It’s still November, so I’m still thankful!
1. Family that’s family. Those people with whom you might share DNA but definitely share a warm relationship. They’re the ones who make the holidays enjoyable. The reason Brad and I don’t mind traveling for Thanksgiving is because it’s a day we associate with family.
2. Laughter. Jokes, stories, cute kids or crazy uncles tend to bring it on.
3. Traditions. Brad and I are building our own holiday traditions together, and as my house becomes filled with holiday decorations, the traditions become apparent.
4. Leftovers. Lunches, snacks and a quick bite of good food are great. It also means less cooking.
5. Hand-me-downs. My home is beautifully decorated for Christmas with a mix of new things and lovely things that have been passed on by others.
6. Tea. I’ve been drinking a lot of green tea for comfort and relief while trying to kick the cold that’s slowly going away. It’s calming and enjoyable. Almost as much of an emotional beverage as coffee.
As November is heading toward it’s end, I’m curious: How do you give thanks all year long?
I hope that you had an enjoyable and relaxing Thanksgiving and (hopefully) a long weekend!
Brad and I had two enjoyable Thanksgivings, neither of which we hosted.Some of the highlights included: Brad’s uncle pocket-dialed the non-emergency police department number, so the police called back. My favorite two-year-old spent part of dinner under the table. Families are great.
We ended up with Thanksgiving feast leftovers from both. Although Thanksgiving dinner was delicious, it’s not something we wanted to eat over and over until the leftovers were gone. Black Friday isn’t just a big day for retailers, it’s a big day for pizza places because there are a lot of other people who feel the same way.
What to do with the leftovers though? Some ideas straight out of the K-couple kitchen are:
- Turkey quesadillas. Leftovers used: Turkey. New ingredients: Tortillas, cheese, seasoning
- Mashed potato bowls (KFC-style). Leftovers used: Mashed potatoes, corn, gravy. New ingredients: Popcorn chicken, optional cheese
- Buffalo (turkey) pasta. Leftovers used: Turkey (ours was chicken after having chicken for Thanksgiving #2). New ingredients: Pasta, cheese, hot sauce (some people enjoy cheesy pasta with Thanksgiving so that works as a leftover in some cases)
Those three mostly used up our leftovers. We had a random food meal to use some of the other things, like chestnut stuffing. Some other leftover recipes I’ve seen/used include potato pancakes, stuffed pancakes (with cranberry sauce of course).
How do you reuse leftovers and avoid throwing out good food? Read the rest of this entry
I’ve never been swept up in the madness of black Friday shopping. I’ve never waited in a line at 5am for a crazy deal. Yes, I’ve done some light Christmas shopping on Black Friday, almost always in the afternoon when the mobs have gone home to nap.
Last year, stores were starting their sales at midnight and I rolled my eyes at how early they were opening and didn’t participate.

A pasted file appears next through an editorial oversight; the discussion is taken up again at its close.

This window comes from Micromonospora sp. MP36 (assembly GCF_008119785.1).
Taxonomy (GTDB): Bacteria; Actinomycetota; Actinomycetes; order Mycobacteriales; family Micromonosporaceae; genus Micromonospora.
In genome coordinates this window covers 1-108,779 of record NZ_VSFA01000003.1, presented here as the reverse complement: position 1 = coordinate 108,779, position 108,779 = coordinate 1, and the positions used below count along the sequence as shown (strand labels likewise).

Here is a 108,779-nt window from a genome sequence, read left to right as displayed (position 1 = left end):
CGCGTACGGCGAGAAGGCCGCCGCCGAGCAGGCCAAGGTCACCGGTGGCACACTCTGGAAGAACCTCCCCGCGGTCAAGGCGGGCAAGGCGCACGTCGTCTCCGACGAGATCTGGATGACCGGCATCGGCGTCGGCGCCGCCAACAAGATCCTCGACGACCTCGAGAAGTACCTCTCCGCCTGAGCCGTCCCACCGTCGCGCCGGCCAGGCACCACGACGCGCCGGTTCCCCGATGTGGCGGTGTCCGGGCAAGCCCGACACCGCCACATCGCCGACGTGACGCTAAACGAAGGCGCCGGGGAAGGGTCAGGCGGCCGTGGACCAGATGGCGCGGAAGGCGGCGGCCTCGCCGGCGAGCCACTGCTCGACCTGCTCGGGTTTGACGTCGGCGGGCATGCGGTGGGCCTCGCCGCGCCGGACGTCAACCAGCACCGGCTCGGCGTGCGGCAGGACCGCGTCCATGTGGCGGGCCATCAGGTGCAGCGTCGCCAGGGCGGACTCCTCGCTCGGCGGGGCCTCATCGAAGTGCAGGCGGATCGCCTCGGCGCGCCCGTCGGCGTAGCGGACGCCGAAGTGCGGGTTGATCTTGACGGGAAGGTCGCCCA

This year, it’s worse. And by worse, I mean it’s terrible.
Many chains are starting Black Friday sales at 8pm. On Thanksgiving.
I’m not thankful. I feel bad for the people who have to leave their families on a national holiday of giving thanks to prepare for and then deal with greedy, inconsiderate shoppers. The stores are opening at this time because they know that consumers will jump when they tell them to. There will probably be people completely changing their long-standing Thanksgiving traditions to hit the sales. My question is: Is it worth it?
I say no.
I don’t think that consumers realize how much power they have. If they don’t line up for an 8pm opening this year, the stores won’t be opening at 8pm next year. If they do line up for an 8pm opening this year, next year more stores will open at 8 and in following years it will creep closer and closer to our day of giving thanks.
At 8p.m. on Thanksgiving, I will be spending time with loved ones and I won’t be shopping.
Before you schedule a short Thanksgiving and plot a strategic approach to get one or two coveted items, think about whether that gift could be obtained from a small business on Small Business Saturday or ordered online. Think about the people stocking the shelves on Thanksgiving or running the checkouts. They would probably prefer to be with their families. Can you blame them?
That’s my two cents. What are your thoughts on the new starting times for Black “Friday”?
“Back before you had to bolus for it,” Brad said when reminiscing about college weekends and late night snack trips to get these amazing pretzel melts.
“It’s pretty amazing to see how much work goes into taking care of yourself with diabetes,” he continued. “So many people abuse the ability to make insulin, or use the crap out of it rather. They take it for granted.”
While that didn’t make my pancreas envy any better, it did make me feel better about who I’ve chosen to spend my life with.
Today is World Diabetes Day.
November 14th celebrates the birthday of Frederick Banting who, along with Charles Best, discovered insulin as a life-saving treatment for diabetes in 1922. Today, I celebrate being diagnosed with diabetes after this discovery, because had I lived a century ago, I would not have lived for very long.
I celebrate each of the 20-30 units of smelly, clear liquid that my body receives to stay alive.